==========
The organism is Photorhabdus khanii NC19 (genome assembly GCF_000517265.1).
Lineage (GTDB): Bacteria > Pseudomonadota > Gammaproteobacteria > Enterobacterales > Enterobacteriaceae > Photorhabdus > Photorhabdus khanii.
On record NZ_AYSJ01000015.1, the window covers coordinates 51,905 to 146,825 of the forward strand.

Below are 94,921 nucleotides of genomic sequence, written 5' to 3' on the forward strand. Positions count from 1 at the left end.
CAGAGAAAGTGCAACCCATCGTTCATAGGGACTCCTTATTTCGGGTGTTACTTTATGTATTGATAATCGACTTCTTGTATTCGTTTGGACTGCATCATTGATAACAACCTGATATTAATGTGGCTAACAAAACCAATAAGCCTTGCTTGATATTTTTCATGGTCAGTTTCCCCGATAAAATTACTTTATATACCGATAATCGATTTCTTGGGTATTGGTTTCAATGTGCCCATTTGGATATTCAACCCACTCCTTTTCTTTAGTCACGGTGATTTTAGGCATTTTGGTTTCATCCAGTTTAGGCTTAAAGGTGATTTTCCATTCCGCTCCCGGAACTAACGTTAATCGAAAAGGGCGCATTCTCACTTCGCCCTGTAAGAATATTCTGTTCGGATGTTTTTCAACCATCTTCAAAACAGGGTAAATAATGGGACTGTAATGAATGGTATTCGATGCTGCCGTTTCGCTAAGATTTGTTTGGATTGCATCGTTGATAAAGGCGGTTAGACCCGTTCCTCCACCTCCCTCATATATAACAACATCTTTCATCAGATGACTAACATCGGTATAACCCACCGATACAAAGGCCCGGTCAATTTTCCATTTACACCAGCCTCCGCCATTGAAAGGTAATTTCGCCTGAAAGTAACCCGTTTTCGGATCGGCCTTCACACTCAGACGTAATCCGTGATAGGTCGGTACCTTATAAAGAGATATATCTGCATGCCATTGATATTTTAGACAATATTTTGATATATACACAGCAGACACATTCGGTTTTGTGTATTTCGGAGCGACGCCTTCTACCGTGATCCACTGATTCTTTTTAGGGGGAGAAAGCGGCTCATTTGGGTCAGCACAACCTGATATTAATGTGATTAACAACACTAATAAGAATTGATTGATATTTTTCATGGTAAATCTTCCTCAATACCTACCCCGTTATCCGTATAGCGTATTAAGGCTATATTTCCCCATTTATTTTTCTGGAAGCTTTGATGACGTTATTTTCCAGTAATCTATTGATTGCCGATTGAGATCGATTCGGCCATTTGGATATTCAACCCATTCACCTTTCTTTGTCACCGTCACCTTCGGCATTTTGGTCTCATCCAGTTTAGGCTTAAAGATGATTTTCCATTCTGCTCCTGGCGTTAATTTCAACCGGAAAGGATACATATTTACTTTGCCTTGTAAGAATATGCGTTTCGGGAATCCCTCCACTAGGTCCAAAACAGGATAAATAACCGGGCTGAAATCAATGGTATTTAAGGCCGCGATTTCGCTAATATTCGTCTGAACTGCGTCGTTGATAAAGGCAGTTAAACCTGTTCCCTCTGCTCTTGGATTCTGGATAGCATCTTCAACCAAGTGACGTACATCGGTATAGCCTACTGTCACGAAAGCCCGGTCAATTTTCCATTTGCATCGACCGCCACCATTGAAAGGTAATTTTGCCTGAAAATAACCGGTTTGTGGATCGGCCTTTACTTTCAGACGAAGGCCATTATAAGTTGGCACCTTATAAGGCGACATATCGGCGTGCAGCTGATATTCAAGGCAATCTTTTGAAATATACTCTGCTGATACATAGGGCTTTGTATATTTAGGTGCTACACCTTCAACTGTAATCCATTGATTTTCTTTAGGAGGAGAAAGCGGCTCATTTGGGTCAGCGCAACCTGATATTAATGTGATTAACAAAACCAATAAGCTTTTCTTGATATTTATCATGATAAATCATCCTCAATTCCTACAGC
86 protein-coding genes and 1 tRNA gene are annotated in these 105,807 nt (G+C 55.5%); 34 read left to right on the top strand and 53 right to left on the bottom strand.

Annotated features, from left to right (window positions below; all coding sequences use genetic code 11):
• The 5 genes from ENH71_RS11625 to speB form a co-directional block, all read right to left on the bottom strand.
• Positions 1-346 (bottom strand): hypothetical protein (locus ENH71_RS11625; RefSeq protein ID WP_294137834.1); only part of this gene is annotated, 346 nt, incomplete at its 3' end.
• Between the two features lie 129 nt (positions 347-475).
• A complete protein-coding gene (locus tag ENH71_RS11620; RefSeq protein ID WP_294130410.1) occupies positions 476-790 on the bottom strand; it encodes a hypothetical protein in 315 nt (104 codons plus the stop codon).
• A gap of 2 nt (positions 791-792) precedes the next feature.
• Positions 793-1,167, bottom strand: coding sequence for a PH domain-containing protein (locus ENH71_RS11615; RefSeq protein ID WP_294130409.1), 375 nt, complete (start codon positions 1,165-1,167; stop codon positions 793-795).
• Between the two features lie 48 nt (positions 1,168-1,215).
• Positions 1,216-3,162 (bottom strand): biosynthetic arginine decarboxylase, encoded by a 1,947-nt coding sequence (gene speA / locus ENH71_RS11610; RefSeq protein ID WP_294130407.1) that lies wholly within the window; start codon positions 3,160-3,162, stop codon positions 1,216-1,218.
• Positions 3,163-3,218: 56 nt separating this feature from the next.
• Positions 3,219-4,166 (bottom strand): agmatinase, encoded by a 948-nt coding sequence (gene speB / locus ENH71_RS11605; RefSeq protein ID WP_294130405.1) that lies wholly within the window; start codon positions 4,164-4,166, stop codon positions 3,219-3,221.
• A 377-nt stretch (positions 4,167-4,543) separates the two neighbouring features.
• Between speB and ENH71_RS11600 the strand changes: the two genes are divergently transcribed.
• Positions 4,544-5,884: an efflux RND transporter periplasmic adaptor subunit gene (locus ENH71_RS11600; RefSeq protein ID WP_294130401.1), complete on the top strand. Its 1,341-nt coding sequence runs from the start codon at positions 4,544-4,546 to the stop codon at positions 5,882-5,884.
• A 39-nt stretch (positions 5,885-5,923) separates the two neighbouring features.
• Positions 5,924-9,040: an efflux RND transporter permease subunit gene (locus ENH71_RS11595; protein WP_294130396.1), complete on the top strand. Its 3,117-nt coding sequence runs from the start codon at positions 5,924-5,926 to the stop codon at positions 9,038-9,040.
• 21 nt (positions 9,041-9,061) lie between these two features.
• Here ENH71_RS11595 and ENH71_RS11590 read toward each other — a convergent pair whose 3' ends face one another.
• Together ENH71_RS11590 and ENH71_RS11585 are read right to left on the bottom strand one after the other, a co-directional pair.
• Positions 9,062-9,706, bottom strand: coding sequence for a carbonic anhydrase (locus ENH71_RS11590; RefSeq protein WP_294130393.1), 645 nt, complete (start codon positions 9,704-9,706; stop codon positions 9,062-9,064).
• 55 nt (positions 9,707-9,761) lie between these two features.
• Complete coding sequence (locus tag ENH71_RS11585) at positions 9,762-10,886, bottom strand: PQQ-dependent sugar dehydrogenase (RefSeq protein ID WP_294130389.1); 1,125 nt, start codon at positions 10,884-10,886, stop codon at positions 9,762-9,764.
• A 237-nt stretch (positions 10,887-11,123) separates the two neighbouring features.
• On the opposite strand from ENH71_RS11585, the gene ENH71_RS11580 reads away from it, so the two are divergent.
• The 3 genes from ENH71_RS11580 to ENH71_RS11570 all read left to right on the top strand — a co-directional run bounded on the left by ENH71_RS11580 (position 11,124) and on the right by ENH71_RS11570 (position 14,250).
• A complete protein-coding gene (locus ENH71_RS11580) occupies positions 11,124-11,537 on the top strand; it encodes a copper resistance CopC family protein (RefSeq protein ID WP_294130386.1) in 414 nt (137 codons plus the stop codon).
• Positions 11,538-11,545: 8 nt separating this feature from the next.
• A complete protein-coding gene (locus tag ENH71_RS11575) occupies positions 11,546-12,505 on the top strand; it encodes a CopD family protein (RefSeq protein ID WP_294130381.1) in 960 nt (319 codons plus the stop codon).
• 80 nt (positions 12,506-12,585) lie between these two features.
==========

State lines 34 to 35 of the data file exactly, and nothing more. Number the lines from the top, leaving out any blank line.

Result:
• A complete protein-coding gene (locus tag ENH71_RS11575) occupies positions 11,546-12,505 on the top strand; it encodes a CopD family protein (RefSeq protein ID WP_294130381.1) in 960 nt (319 codons plus the stop codon).
• 80 nt (positions 12,506-12,585) lie between these two features.